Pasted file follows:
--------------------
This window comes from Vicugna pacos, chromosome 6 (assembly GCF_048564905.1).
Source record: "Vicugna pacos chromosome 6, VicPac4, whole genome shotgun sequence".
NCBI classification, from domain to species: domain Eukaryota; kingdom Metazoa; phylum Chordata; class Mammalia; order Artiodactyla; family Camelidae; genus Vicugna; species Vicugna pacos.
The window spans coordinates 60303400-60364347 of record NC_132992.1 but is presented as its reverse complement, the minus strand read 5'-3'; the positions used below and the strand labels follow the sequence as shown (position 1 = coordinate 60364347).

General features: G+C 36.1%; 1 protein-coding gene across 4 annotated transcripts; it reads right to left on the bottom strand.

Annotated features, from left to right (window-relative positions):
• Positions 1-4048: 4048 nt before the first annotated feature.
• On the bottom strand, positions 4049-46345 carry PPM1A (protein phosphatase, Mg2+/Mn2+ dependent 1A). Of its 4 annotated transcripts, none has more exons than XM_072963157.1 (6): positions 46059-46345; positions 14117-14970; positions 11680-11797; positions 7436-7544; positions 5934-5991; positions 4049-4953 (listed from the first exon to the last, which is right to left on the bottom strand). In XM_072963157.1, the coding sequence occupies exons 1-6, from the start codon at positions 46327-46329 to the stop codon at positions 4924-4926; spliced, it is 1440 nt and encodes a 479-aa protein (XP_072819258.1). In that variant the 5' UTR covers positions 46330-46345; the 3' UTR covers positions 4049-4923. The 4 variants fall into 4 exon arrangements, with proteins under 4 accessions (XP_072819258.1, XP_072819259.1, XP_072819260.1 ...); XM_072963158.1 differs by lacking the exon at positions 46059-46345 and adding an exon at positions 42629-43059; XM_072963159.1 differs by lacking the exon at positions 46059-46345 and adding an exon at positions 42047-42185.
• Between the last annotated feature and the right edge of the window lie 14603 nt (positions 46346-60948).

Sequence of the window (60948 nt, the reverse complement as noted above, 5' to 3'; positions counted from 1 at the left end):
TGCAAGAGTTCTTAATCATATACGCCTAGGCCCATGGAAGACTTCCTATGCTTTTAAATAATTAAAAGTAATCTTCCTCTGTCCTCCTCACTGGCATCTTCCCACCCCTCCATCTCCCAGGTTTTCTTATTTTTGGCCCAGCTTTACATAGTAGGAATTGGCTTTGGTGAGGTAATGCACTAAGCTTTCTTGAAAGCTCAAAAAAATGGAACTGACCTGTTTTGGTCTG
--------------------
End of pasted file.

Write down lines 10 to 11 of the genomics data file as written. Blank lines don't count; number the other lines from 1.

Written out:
Sequence of the window (60948 nt, the reverse complement as noted above, 5' to 3'; positions counted from 1 at the left end):
TGCAAGAGTTCTTAATCATATACGCCTAGGCCCATGGAAGACTTCCTATGCTTTTAAATAATTAAAAGTAATCTTCCTCTGTCCTCCTCACTGGCATCTTCCCACCCCTCCATCTCCCAGGTTTTCTTATTTTTGGCCCAGCTTTACATAGTAGGAATTGGCTTTGGTGAGGTAATGCACTAAGCTTTCTTGAAAGCTCAAAAAAATGGAACTGACCTGTTTTGGTCTG